“Journey toward unity”

Ecumenism is important to Pope Francis – as evidenced by his one-day visit to the World Council of Churches in Geneva. In "journey toward unity," he promotes dialogue and forgiveness.

On the approach to Geneva, center of Christian ecumenism, Francis is doing holding patterns: Over the snow-capped high Alps of the Valais and sunny Lake Geneva. Is this pope moving too fast on ecumenism? For some it may not be fast enough. For others, ecumenism still smacks of heresy.

Right at the beginning of his visit, the pope gives a clear rejection to all fears and attempts at isolation: one could think that ecumenism is "a big losing proposition". But for the sake of unity, which is a commandment of Jesus, it is necessary to put one's own purposes at risk, "which are often closely tied to ethnic affiliations or traditional ideas, whether they are majority 'conservative' or 'progressive'.".

Some participants in the service in the chapel of the Ecumenical Center show understanding smiles or nods. It is not only nationalistic traits of Orthodox churches or charismatic elite consciousness of individual free churches that Francis alludes to. Nearly each of the 350 member churches of the World Council of Churches, as well as the Roman Catholic, has its own ecumenical brakemen.

"I wanted to participate personally"

The third visit of a pope to Geneva – after Paul VI. 1969 and John Paul II. 1984 – applies solely to the World Council of Churches (WCC) on its 70th anniversary. "I wanted to participate personally in the celebrations, also to reaffirm the commitment of the Catholic Church to the ecumenical cause," Francis said. The hosts explicitly acknowledge this: WCC moderator Agnes Abuom speaks of a "sign of hope and encouragement" and a "new quality of cooperation", Metropolitan Gennadios of the fact that Francis' visions inspire and strengthen the cooperation of the churches.

Explicitly thanking those "who have preceded us on the way, choosing the path of forgiveness". To those "who, with the unarmed force of the Gospel, had the courage to reverse the direction of history". Indeed: for centuries, Geneva, once the city-church state of reformer Jean Calvin, was a hotbed of heresy from the Roman perspective. And vice versa. But after World War II and the partial failure of the churches – a cross made of bomb fragments hangs in the chapel – the idea of ecumenism received fresh strength. Here's how the headquarters of intra-Christian dialogue came to be in Geneva, the world's capital of diplomacy.

"More than social work and development aid"

In the former stronghold of the Calvinist Reformation, non-denominational Christians now form the majority, followed by Catholics, who have overtaken Reformed Christians. A strong driving force of ecumenism is also called secularization. That's not the only reason Francis spoke this afternoon of his concern that ecumenism and mission are no longer as closely linked as they were in the beginning.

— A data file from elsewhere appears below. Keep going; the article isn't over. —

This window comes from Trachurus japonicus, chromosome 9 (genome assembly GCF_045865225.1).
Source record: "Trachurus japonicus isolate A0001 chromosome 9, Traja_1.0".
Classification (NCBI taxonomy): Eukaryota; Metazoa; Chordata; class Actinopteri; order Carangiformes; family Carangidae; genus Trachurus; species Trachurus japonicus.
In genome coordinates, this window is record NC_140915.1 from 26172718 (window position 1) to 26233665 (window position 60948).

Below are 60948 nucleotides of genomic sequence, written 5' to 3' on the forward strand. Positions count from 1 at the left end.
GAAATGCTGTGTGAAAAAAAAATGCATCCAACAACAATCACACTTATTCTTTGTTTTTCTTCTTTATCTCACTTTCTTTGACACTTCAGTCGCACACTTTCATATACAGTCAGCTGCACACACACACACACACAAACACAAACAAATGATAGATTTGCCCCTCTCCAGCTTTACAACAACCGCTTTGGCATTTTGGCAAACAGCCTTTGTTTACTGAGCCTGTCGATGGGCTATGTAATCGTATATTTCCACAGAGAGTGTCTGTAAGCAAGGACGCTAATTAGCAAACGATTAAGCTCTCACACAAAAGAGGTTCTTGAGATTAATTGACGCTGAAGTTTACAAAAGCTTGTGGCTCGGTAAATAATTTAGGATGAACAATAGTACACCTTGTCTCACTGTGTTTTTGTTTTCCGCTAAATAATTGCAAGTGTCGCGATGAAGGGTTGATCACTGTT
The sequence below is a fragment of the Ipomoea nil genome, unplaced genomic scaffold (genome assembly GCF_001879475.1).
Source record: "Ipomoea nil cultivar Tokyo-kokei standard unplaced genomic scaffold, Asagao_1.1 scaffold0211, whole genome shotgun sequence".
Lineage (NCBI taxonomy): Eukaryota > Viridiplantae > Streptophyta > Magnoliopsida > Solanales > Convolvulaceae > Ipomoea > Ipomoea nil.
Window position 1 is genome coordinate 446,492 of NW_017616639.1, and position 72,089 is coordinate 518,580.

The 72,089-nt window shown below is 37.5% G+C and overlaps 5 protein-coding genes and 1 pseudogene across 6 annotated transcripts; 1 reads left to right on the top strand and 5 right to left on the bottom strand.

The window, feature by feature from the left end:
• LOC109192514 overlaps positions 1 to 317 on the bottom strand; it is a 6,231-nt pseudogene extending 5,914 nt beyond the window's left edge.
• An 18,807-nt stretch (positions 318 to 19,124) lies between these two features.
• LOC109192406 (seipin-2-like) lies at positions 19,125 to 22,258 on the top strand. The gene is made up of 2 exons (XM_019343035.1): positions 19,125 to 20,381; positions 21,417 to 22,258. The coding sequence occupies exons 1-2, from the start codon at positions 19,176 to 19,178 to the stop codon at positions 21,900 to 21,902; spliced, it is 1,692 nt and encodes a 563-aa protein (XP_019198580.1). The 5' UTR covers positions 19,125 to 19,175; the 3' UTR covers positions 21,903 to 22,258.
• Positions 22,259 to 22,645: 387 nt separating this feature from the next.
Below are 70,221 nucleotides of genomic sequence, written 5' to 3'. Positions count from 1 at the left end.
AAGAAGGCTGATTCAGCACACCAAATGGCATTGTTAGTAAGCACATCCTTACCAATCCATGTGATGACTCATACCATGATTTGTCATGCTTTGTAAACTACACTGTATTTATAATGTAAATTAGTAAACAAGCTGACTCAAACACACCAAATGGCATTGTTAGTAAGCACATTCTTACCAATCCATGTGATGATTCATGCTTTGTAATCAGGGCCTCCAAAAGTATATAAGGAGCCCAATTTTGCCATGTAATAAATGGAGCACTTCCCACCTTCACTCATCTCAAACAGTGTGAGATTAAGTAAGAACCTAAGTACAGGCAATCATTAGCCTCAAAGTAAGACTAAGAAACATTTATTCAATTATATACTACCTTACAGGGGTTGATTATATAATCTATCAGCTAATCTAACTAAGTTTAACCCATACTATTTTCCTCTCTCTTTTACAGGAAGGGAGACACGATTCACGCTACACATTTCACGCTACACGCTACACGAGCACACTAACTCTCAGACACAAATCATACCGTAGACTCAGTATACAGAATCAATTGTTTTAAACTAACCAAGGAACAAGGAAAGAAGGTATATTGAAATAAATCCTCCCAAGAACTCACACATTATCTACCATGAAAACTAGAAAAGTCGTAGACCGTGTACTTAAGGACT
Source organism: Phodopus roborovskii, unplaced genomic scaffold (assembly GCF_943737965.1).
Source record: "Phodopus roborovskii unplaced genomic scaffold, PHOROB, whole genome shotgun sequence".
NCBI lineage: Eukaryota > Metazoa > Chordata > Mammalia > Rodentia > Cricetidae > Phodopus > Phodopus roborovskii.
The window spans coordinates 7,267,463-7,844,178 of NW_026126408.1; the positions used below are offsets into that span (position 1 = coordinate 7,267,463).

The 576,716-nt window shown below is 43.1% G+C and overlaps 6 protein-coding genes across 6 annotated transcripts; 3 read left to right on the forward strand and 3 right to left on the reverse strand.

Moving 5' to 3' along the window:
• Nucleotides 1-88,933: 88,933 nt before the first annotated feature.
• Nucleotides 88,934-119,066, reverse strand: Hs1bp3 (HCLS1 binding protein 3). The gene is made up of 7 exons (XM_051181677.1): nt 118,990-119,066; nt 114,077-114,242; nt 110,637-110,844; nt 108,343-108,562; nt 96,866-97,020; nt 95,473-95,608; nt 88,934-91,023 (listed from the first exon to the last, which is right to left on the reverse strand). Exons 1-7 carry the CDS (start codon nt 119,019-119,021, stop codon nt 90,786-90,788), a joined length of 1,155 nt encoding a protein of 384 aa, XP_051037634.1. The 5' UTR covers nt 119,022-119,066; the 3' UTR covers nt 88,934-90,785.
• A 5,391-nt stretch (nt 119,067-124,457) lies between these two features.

Church is more than social work and development aid, he says. "What we really need is a new impetus in evangelization," pope urges. That this can and must not go against other churches today, he has made clear several times. Again and again Francis argues with the opposing logic of the Gospel and against worldliness. Likewise, WCC general secretary Olav Fykse Tveit demands from the churches "a response that is different from the response of those in power and that does not put our own interests first.".

Christ at the center

It's about putting Christ at the center, he says. Tveit refers to the tapestry in the congress hall. This shows Christ in the midst of creation and many churches with his commandment written in Greek: That all may be one. Tveit objects to the terse pragmatism of some ecumenism skeptics about whether we can't just live separately from each other. The answer, Tveit said, is simple: the love of Christ commits to unity. Love, he said, is thereby "the realpolitik of the Church of Jesus Christ".

This realpolitik includes political ies. The fact that the pope is meeting an eight-member group of South and North Korean Christians on this day underscores the common concern. Agnes Abuom uses her speech to make an urgent appeal for the church's commitment to women. Like many women, she wears black; "Black Thursday" is a church action against violence against women.

"Journey toward unity"

The difficult terms of ecumenism – ministry and Eucharist – as well as the controversial ies between many churches, such as the ordination of women and sexual morality, are not discussed on this day. Francis stresses need for continued theological dialogue. In any case, mutual forgiveness is always needed, he says at the end of the visit at a Mass with 41.000 believers.

The goal remains clear: "This is a journey toward unity," Francis had declared shortly after the start in Rome. Holdouts or stopovers shouldn't stop ecumenism there.

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Christina Cherry
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